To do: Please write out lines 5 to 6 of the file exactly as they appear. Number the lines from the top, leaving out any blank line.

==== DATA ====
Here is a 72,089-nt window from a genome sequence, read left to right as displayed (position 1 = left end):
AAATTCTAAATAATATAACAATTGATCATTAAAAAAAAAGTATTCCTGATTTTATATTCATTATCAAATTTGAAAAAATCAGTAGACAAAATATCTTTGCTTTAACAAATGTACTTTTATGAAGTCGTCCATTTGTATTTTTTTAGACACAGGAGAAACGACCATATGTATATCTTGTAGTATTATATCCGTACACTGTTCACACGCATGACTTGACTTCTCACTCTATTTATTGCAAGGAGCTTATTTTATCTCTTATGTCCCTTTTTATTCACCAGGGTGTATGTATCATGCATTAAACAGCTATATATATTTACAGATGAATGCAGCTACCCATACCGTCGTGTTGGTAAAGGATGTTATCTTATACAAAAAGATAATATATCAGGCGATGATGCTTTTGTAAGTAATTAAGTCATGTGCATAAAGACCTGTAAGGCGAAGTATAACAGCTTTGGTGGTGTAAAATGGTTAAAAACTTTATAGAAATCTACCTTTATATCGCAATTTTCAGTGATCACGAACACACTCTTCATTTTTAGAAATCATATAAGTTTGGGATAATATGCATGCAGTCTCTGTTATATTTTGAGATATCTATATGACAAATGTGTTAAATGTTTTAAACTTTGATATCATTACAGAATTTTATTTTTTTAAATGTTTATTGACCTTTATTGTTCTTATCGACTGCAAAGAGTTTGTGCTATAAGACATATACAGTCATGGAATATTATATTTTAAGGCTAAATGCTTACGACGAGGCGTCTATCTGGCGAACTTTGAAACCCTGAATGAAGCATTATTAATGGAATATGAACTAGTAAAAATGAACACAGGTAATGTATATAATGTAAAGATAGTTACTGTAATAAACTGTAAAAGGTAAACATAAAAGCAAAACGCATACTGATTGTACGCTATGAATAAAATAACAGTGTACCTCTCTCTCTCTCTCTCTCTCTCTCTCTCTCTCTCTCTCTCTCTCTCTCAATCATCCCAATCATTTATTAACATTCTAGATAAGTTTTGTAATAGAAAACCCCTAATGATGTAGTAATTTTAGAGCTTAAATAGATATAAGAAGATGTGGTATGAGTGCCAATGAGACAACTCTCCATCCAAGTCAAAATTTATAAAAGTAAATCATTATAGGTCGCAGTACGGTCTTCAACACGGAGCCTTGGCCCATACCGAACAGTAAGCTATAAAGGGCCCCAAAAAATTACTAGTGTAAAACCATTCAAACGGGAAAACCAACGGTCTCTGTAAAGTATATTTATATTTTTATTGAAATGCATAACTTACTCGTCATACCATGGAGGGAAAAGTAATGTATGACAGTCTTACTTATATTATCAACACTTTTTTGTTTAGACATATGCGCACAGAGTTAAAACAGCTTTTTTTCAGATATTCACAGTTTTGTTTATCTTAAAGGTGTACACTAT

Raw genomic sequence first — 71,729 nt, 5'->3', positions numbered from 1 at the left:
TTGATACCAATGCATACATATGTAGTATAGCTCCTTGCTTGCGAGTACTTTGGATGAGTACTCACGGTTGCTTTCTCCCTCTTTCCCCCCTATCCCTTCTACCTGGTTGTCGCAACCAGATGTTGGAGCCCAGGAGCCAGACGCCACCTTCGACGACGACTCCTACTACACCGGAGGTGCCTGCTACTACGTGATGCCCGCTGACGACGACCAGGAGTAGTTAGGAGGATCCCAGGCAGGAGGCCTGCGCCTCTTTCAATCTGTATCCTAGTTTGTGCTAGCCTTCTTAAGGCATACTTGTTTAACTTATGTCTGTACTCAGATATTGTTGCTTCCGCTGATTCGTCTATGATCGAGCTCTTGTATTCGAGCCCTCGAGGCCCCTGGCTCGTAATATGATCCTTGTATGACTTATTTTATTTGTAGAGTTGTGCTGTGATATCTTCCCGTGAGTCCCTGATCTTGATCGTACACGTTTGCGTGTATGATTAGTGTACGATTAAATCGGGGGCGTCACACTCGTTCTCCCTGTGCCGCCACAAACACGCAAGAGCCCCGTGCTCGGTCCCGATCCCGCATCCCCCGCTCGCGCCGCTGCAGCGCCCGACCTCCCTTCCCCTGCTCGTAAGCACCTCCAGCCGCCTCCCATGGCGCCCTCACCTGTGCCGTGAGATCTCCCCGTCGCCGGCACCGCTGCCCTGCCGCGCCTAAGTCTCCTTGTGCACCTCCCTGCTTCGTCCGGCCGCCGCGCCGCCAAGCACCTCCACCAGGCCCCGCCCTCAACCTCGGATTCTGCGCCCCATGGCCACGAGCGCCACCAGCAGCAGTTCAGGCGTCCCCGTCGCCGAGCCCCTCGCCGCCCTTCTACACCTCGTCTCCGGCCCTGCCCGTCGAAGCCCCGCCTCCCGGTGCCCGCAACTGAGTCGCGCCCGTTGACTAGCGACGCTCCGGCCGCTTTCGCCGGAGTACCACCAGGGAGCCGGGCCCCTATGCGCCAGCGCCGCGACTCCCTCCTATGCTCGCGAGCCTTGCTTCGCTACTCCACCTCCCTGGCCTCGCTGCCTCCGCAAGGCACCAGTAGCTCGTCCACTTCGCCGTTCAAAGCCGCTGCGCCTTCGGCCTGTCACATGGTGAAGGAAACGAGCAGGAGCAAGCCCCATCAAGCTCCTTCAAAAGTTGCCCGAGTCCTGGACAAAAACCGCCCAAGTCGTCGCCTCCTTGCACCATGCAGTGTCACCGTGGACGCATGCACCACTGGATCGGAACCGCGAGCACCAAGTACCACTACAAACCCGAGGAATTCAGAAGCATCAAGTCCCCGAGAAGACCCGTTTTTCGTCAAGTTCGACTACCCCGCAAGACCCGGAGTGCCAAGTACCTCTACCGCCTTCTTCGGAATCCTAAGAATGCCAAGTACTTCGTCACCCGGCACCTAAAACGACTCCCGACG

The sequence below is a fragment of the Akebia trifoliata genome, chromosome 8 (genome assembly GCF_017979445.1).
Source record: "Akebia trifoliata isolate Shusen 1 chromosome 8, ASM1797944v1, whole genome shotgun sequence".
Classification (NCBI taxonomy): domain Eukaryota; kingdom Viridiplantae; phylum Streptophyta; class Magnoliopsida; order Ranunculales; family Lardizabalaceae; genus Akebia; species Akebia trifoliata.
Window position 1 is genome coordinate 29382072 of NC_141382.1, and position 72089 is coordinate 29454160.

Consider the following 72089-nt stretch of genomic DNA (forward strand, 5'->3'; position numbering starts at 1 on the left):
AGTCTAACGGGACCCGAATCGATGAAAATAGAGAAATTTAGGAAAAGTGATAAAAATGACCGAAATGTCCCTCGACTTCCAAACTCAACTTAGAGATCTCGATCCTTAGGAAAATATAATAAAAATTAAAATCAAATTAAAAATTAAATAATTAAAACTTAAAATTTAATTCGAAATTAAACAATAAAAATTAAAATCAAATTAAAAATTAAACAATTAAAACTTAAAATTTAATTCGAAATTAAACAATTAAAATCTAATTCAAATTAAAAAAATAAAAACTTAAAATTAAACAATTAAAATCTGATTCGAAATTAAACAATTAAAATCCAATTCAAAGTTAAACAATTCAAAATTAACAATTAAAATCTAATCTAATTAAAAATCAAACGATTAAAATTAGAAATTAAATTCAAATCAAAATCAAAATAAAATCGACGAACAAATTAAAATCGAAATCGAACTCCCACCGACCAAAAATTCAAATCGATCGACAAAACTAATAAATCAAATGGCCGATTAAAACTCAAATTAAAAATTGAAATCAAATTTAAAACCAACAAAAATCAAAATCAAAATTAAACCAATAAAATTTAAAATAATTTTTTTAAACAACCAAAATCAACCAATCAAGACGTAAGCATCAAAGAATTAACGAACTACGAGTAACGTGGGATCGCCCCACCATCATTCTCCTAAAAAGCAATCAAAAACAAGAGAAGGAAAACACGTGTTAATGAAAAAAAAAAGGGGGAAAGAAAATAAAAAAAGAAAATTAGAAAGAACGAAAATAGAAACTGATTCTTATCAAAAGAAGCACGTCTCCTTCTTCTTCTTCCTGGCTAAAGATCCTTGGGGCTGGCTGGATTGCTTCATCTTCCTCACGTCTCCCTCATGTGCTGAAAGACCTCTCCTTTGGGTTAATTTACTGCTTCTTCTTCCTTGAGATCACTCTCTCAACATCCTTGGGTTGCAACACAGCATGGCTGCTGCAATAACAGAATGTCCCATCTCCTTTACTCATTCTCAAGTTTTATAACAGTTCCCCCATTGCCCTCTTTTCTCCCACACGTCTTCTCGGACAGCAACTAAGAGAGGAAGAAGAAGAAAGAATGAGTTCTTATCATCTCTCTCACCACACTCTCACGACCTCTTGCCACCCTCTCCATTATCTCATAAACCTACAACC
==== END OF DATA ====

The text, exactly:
The sequence below is a fragment of the Akebia trifoliata genome, chromosome 8 (genome assembly GCF_017979445.1).
Source record: "Akebia trifoliata isolate Shusen 1 chromosome 8, ASM1797944v1, whole genome shotgun sequence".